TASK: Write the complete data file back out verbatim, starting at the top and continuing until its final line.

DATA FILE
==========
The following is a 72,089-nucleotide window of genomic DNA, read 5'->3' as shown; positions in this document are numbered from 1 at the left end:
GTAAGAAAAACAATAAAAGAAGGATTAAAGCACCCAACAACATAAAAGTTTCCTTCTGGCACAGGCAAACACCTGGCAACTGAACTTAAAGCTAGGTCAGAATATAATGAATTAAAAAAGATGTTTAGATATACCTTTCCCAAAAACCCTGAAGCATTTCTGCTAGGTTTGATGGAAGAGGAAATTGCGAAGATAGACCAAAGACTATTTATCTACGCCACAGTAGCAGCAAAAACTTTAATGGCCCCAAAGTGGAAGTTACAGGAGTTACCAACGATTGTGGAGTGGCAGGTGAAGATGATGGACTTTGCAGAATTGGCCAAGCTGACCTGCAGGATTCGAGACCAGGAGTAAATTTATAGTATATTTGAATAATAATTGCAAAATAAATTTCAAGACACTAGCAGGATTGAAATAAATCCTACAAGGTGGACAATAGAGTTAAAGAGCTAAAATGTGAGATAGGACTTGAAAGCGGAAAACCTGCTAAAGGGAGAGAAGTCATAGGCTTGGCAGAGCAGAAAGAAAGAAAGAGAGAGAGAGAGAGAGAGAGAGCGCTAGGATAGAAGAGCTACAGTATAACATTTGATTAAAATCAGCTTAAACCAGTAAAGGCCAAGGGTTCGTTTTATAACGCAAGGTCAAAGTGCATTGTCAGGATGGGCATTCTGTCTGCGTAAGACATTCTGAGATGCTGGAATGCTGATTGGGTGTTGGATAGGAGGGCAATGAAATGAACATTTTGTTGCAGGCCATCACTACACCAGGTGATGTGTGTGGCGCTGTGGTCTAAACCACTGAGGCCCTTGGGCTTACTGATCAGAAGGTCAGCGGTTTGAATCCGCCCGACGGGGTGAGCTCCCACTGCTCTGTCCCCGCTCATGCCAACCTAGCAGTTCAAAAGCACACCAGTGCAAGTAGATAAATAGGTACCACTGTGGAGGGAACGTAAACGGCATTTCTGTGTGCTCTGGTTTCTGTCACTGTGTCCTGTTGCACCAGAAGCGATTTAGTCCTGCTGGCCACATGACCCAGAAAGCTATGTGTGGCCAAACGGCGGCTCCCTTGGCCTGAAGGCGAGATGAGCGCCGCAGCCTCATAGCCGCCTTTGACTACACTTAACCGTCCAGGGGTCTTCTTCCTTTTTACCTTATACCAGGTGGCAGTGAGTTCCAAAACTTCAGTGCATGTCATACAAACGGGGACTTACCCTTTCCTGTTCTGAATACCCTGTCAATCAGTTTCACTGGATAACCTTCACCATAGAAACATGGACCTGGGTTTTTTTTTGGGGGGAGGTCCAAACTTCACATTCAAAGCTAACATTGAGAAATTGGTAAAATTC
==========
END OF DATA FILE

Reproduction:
The following is a 72,089-nucleotide window of genomic DNA, read 5'->3' as shown; positions in this document are numbered from 1 at the left end:
GTAAGAAAAACAATAAAAGAAGGATTAAAGCACCCAACAACATAAAAGTTTCCTTCTGGCACAGGCAAACACCTGGCAACTGAACTTAAAGCTAGGTCAGAATATAATGAATTAAAAAAGATGTTTAGATATACCTTTCCCAAAAACCCTGAAGCATTTCTGCTAGGTTTGATGGAAGAGGAAATTGCGAAGATAGACCAAAGACTATTTATCTACGCCACAGTAGCAGCAAAAACTTTAATGGCCCCAAAGTGGAAGTTACAGGAGTTACCAACGATTGTGGAGTGGCAGGTGAAGATGATGGACTTTGCAGAATTGGCCAAGCTGACCTGCAGGATTCGAGACCAGGAGTAAATTTATAGTATATTTGAATAATAATTGCAAAATAAATTTCAAGACACTAGCAGGATTGAAATAAATCCTACAAGGTGGACAATAGAGTTAAAGAGCTAAAATGTGAGATAGGACTTGAAAGCGGAAAACCTGCTAAAGGGAGAGAAGTCATAGGCTTGGCAGAGCAGAAAGAAAGAAAGAGAGAGAGAGAGAGAGAGAGAGCGCTAGGATAGAAGAGCTACAGTATAACATTTGATTAAAATCAGCTTAAACCAGTAAAGGCCAAGGGTTCGTTTTATAACGCAAGGTCAAAGTGCATTGTCAGGATGGGCATTCTGTCTGCGTAAGACATTCTGAGATGCTGGAATGCTGATTGGGTGTTGGATAGGAGGGCAATGAAATGAACATTTTGTTGCAGGCCATCACTACACCAGGTGATGTGTGTGGCGCTGTGGTCTAAACCACTGAGGCCCTTGGGCTTACTGATCAGAAGGTCAGCGGTTTGAATCCGCCCGACGGGGTGAGCTCCCACTGCTCTGTCCCCGCTCATGCCAACCTAGCAGTTCAAAAGCACACCAGTGCAAGTAGATAAATAGGTACCACTGTGGAGGGAACGTAAACGGCATTTCTGTGTGCTCTGGTTTCTGTCACTGTGTCCTGTTGCACCAGAAGCGATTTAGTCCTGCTGGCCACATGACCCAGAAAGCTATGTGTGGCCAAACGGCGGCTCCCTTGGCCTGAAGGCGAGATGAGCGCCGCAGCCTCATAGCCGCCTTTGACTACACTTAACCGTCCAGGGGTCTTCTTCCTTTTTACCTTATACCAGGTGGCAGTGAGTTCCAAAACTTCAGTGCATGTCATACAAACGGGGACTTACCCTTTCCTGTTCTGAATACCCTGTCAATCAGTTTCACTGGATAACCTTCACCATAGAAACATGGACCTGGGTTTTTTTTTGGGGGGAGGTCCAAACTTCACATTCAAAGCTAACATTGAGAAATTGGTAAAATTC